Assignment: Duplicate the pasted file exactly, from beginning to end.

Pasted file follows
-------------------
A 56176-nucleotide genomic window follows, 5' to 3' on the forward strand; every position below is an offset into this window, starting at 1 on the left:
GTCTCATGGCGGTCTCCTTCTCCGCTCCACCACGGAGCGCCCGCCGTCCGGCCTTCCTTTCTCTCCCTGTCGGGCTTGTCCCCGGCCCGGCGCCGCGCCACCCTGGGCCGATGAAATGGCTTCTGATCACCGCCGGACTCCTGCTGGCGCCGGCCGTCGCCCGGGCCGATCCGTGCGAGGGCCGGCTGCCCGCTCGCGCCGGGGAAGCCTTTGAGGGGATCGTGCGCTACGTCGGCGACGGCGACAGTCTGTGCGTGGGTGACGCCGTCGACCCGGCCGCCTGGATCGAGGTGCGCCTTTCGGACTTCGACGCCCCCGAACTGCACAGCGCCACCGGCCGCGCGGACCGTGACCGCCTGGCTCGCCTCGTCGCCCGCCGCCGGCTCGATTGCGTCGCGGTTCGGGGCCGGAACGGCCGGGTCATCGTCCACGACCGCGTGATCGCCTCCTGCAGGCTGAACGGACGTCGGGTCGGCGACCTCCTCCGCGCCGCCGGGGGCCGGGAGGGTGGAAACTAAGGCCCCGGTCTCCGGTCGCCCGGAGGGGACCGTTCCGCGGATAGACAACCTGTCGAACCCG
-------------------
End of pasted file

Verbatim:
A 56176-nucleotide genomic window follows, 5' to 3' on the forward strand; every position below is an offset into this window, starting at 1 on the left:
GTCTCATGGCGGTCTCCTTCTCCGCTCCACCACGGAGCGCCCGCCGTCCGGCCTTCCTTTCTCTCCCTGTCGGGCTTGTCCCCGGCCCGGCGCCGCGCCACCCTGGGCCGATGAAATGGCTTCTGATCACCGCCGGACTCCTGCTGGCGCCGGCCGTCGCCCGGGCCGATCCGTGCGAGGGCCGGCTGCCCGCTCGCGCCGGGGAAGCCTTTGAGGGGATCGTGCGCTACGTCGGCGACGGCGACAGTCTGTGCGTGGGTGACGCCGTCGACCCGGCCGCCTGGATCGAGGTGCGCCTTTCGGACTTCGACGCCCCCGAACTGCACAGCGCCACCGGCCGCGCGGACCGTGACCGCCTGGCTCGCCTCGTCGCCCGCCGCCGGCTCGATTGCGTCGCGGTTCGGGGCCGGAACGGCCGGGTCATCGTCCACGACCGCGTGATCGCCTCCTGCAGGCTGAACGGACGTCGGGTCGGCGACCTCCTCCGCGCCGCCGGGGGCCGGGAGGGTGGAAACTAAGGCCCCGGTCTCCGGTCGCCCGGAGGGGACCGTTCCGCGGATAGACAACCTGTCGAACCCG